Beethoven and Shostakovich



(I’m not good with aligning photos)

I was looking at the Cleveland Orchestra’s ’13/’14 season which was recently released. In late October they are doing 3 concerts with a Beethoven symphony (3,4 and 5) on the first half of the program and a Shostakovich symphony on the second half (6,8, and 10). That makes for a series of kick-ass concerts first of all (If I had to pick one to go to I’m not sure I could choose. Shostakovich 6 isn’t played much, but Beethoven 5 and Shostakovich 10? Hard to beat). This interesting pairing made me think of how these two composers are related. I remembered something Herbert Blomstedt said about Bruckner. He said that Bruckner was similar to Beethoven in the way that they wrote about emotions in general, as opposed to Mahler who wrote about his own feelings, which gave the two a sort of universal quality. After a little thought I realized, Shostakovich is the same way. He didn’t write about his own oppression by Stalin, although that certainly gave inspiration, but all oppression. There’s a debate over if the “Leningrad” Symphony was written about  Hitler attacking Russia or if it was about Stalin destroying Russia. While either one may have provided the works impetus, neither is true. It is about all oppression.

Beethoven did not write about his own anguish over his hearing loss, but about anguish in general. Same with all the emotions he expressed in his music. This is why he is so universal, and now I am proposing that Shostakovich is in the same category of universality. Shostakovich admired Beethoven (interesting note: Beethoven was the only pre-1918 revolutionary composer who was allowed to be played in Soviet Russia, because Beethoven has always embodied revolution) and based his 5th after the Beethoven 9th. There are several other comparisons that can be drawn between the two. Both of their biggest legacies lie in either the symphonies or the string quartets (BTW I’m listening to Shostakovich’s 9th right now. Oh my god, so great). Their musical careers can be divided neatly into early middle and late periods (but you can say that about almost any composer). They both were big into developing little motives into big structures. In both of their late periods they used a more complex musical language than they had before. And they both wrote killer music. It now makes so much sense to me. Seriously think about the two and then I think you may agree. Side note: If you can go to see the three CO concerts I mentioned at the top, go. I probably won’t be able to, but man I wish I could.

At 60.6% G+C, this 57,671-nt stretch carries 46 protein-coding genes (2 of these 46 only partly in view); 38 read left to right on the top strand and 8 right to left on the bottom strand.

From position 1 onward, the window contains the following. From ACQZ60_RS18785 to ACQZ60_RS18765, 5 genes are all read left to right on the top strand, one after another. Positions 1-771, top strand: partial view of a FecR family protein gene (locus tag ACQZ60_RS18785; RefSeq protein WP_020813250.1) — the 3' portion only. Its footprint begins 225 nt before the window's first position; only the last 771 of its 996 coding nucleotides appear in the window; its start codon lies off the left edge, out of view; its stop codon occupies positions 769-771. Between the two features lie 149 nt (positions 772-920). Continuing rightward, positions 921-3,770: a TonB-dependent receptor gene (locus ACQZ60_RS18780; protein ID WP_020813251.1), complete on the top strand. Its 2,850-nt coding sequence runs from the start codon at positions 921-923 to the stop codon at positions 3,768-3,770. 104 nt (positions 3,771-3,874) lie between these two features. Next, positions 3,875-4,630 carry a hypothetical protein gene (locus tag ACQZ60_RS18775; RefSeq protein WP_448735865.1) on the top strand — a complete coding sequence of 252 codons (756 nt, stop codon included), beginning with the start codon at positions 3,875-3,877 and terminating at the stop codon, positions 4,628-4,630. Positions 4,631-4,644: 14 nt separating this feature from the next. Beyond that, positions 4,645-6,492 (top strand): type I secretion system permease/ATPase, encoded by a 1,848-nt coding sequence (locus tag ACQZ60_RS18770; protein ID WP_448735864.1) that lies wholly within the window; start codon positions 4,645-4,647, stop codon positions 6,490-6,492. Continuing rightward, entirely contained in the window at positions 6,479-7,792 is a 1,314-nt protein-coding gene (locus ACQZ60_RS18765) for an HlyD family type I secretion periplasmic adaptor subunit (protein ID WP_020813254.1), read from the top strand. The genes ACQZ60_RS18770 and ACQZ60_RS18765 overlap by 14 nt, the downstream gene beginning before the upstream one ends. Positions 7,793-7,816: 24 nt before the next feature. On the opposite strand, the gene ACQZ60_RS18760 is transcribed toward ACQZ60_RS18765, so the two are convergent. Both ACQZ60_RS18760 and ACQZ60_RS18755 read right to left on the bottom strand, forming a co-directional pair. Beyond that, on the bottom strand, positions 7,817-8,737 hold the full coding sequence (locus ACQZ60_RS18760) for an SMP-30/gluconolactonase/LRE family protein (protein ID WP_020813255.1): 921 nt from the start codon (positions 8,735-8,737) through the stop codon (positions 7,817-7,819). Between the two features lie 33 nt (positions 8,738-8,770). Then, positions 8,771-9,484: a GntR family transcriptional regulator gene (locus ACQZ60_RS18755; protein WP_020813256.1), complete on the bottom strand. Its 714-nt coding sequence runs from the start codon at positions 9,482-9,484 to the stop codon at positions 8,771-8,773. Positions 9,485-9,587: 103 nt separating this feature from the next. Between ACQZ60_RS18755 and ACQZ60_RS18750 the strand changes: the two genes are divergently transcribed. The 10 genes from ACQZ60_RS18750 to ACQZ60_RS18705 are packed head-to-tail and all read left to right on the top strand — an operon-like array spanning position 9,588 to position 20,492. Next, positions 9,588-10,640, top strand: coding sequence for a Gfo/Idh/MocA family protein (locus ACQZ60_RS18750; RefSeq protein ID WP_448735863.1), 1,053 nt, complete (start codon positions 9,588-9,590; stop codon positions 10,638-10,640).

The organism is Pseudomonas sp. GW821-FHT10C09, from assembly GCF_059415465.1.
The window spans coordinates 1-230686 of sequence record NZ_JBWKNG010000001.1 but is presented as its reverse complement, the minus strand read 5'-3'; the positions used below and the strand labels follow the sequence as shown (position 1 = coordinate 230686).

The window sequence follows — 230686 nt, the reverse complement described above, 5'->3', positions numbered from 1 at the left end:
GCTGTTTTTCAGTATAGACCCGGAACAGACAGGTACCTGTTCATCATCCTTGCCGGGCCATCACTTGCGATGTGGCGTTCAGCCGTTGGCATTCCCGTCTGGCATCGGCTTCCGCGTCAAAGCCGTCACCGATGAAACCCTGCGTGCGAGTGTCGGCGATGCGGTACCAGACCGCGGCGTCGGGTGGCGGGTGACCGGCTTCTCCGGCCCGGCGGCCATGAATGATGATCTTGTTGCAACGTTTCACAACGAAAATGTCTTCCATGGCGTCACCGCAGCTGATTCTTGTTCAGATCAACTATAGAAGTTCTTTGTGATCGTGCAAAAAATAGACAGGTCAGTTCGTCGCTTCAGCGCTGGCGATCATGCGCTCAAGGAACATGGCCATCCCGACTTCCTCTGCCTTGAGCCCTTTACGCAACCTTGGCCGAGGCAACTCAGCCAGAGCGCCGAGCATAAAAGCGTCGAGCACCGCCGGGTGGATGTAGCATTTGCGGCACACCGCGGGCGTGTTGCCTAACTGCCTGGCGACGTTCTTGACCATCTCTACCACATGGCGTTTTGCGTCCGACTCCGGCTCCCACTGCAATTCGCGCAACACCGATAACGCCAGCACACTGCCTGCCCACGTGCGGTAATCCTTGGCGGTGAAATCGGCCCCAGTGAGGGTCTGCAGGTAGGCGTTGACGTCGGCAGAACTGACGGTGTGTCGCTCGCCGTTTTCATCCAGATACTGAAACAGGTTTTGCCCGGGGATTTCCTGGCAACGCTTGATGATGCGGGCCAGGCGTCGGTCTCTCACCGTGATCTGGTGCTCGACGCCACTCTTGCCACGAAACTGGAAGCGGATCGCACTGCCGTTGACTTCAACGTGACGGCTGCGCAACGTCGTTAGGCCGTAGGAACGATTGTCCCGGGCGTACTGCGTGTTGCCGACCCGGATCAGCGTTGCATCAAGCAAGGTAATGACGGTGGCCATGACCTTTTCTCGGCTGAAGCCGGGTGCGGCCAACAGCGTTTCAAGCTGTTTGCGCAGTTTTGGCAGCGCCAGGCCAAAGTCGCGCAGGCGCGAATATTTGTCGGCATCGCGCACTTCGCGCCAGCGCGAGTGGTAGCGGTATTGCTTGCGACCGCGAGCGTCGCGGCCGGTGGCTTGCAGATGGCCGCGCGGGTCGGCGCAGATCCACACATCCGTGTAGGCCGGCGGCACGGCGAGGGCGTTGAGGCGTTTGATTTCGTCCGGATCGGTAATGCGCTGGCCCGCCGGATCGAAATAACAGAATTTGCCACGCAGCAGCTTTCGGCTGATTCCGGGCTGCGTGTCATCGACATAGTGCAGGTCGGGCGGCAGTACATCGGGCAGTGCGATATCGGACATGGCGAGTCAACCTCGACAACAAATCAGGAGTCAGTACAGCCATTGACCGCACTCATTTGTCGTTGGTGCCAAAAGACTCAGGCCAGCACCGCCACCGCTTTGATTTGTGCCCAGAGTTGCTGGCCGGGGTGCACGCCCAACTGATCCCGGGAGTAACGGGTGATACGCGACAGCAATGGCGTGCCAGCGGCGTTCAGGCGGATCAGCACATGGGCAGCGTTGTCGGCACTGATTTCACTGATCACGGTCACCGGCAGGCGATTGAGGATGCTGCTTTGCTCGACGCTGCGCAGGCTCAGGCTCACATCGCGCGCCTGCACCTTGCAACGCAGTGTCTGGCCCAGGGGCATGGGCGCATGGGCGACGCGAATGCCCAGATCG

Final thing, in my perusal of orchestra’s ’13/’14 seasons, I saw the San Fran. Symphony will be doing Shostakovich 15, a sadly underplayed work, with MTT, and the Philadelphia Orchestra will be doing the Beethoven violin concerto with Shostakovich 10, which was a program I think the CO did recently, but whatever.

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So much to do, so little reason to do so much of it...
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